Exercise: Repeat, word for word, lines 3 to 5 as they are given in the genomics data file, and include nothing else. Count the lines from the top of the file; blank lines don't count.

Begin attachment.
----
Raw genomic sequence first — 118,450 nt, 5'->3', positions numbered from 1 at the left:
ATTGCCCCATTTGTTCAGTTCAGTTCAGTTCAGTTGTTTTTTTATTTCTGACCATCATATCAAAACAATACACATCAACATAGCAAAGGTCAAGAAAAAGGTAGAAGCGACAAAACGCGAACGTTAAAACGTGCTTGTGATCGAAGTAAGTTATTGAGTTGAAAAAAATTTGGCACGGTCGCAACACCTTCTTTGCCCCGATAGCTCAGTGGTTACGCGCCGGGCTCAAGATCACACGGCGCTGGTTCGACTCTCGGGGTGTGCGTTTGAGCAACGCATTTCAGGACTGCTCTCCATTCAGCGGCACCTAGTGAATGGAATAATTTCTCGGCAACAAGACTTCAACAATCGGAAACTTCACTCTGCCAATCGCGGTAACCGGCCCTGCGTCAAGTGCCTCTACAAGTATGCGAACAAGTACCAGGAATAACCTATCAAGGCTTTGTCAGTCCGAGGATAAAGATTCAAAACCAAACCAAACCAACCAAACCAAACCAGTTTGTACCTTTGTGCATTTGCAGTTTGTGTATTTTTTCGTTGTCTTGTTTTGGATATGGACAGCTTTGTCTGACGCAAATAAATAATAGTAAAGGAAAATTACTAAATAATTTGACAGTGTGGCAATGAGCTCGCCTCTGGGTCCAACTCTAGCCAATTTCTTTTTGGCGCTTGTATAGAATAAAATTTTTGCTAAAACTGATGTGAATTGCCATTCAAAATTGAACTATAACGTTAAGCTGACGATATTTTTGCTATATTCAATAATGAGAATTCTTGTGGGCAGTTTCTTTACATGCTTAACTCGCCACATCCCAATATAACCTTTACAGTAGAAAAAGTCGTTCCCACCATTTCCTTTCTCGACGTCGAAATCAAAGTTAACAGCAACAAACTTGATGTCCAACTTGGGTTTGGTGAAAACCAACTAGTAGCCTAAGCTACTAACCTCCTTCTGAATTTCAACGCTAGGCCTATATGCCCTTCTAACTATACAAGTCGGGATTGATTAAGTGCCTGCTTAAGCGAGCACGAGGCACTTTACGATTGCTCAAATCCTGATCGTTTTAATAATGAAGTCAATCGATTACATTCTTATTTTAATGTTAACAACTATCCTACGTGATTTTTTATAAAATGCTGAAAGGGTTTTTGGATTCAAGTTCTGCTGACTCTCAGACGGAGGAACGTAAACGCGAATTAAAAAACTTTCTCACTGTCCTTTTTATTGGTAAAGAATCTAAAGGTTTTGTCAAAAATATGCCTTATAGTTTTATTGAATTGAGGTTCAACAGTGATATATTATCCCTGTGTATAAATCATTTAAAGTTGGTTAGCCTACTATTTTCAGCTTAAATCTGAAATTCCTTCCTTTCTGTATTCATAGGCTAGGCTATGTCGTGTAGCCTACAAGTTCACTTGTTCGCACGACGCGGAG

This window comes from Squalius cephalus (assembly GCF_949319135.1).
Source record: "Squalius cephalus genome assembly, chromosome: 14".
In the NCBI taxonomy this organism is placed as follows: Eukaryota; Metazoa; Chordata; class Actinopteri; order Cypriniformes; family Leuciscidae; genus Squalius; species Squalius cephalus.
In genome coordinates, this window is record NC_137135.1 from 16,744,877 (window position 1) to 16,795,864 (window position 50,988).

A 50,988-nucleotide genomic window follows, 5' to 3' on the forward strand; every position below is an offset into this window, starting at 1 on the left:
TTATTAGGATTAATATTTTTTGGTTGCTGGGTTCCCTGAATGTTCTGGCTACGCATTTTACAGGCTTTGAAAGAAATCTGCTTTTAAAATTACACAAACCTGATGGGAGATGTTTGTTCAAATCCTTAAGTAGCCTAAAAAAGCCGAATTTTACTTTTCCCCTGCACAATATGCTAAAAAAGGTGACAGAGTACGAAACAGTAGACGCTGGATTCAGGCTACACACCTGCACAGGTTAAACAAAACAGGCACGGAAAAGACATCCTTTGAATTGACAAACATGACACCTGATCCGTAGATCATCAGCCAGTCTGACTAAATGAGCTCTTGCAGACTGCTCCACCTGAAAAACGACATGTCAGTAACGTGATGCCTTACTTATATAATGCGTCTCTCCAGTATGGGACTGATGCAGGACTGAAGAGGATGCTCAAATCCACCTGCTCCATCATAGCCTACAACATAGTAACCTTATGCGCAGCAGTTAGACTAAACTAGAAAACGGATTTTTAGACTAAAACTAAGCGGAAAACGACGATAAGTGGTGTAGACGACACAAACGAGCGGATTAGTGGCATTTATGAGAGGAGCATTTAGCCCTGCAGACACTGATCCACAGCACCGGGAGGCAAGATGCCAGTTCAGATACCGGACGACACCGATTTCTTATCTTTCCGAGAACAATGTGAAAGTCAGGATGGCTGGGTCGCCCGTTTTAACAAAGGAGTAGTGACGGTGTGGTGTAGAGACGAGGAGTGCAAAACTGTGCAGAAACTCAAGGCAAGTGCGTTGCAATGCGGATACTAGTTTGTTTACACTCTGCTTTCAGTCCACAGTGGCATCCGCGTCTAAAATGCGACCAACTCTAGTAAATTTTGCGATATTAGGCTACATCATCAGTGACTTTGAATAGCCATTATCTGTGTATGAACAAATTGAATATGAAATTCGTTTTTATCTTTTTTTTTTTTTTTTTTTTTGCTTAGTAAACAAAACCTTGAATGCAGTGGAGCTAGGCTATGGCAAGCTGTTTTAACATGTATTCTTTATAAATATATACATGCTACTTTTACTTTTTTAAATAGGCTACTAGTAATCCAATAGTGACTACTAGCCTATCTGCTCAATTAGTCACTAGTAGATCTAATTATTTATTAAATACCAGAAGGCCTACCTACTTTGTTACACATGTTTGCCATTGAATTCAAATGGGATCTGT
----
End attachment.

This window comes from Squalius cephalus (assembly GCF_949319135.1).
Source record: "Squalius cephalus genome assembly, chromosome: 14".
In the NCBI taxonomy this organism is placed as follows: Eukaryota; Metazoa; Chordata; class Actinopteri; order Cypriniformes; family Leuciscidae; genus Squalius; species Squalius cephalus.